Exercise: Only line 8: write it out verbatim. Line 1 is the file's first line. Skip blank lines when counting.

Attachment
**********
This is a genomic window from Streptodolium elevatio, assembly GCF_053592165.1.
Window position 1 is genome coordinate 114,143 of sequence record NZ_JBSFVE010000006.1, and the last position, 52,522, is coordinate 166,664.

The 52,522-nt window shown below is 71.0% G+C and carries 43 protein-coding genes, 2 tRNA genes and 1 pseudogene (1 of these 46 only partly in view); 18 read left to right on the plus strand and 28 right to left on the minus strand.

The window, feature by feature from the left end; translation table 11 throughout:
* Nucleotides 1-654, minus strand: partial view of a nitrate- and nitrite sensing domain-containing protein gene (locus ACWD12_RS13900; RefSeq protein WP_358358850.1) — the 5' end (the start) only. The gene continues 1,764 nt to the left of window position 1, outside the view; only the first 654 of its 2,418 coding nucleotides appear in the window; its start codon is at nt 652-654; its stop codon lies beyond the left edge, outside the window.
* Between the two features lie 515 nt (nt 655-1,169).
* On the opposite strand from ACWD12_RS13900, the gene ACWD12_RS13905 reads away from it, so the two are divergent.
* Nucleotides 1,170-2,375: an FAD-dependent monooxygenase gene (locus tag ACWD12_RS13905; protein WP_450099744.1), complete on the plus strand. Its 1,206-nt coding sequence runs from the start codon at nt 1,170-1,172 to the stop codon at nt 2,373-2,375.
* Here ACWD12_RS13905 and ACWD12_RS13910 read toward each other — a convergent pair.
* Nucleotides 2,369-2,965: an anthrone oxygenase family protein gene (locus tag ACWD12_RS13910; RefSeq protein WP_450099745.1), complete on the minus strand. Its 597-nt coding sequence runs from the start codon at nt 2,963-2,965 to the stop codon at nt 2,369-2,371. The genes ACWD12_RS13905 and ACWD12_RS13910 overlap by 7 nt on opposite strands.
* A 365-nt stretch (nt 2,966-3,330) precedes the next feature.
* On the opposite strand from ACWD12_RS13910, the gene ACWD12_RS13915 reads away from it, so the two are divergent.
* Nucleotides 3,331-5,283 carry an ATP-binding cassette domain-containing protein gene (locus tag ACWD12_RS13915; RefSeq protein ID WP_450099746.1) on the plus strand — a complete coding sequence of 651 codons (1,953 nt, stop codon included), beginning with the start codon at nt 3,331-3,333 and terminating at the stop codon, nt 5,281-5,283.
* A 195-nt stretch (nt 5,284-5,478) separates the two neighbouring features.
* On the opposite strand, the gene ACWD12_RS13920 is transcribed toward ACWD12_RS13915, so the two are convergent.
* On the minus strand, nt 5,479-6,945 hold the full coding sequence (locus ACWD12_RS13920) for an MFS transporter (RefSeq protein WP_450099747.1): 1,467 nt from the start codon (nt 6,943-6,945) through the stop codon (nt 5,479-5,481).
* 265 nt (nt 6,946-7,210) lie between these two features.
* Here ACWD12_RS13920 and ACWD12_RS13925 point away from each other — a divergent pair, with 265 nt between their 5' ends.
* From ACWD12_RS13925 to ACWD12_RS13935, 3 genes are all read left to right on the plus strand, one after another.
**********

* Nucleotides 1,170-2,375: an FAD-dependent monooxygenase gene (locus tag ACWD12_RS13905; protein WP_450099744.1), complete on the plus strand. Its 1,206-nt coding sequence runs from the start codon at nt 1,170-1,172 to the stop codon at nt 2,373-2,375.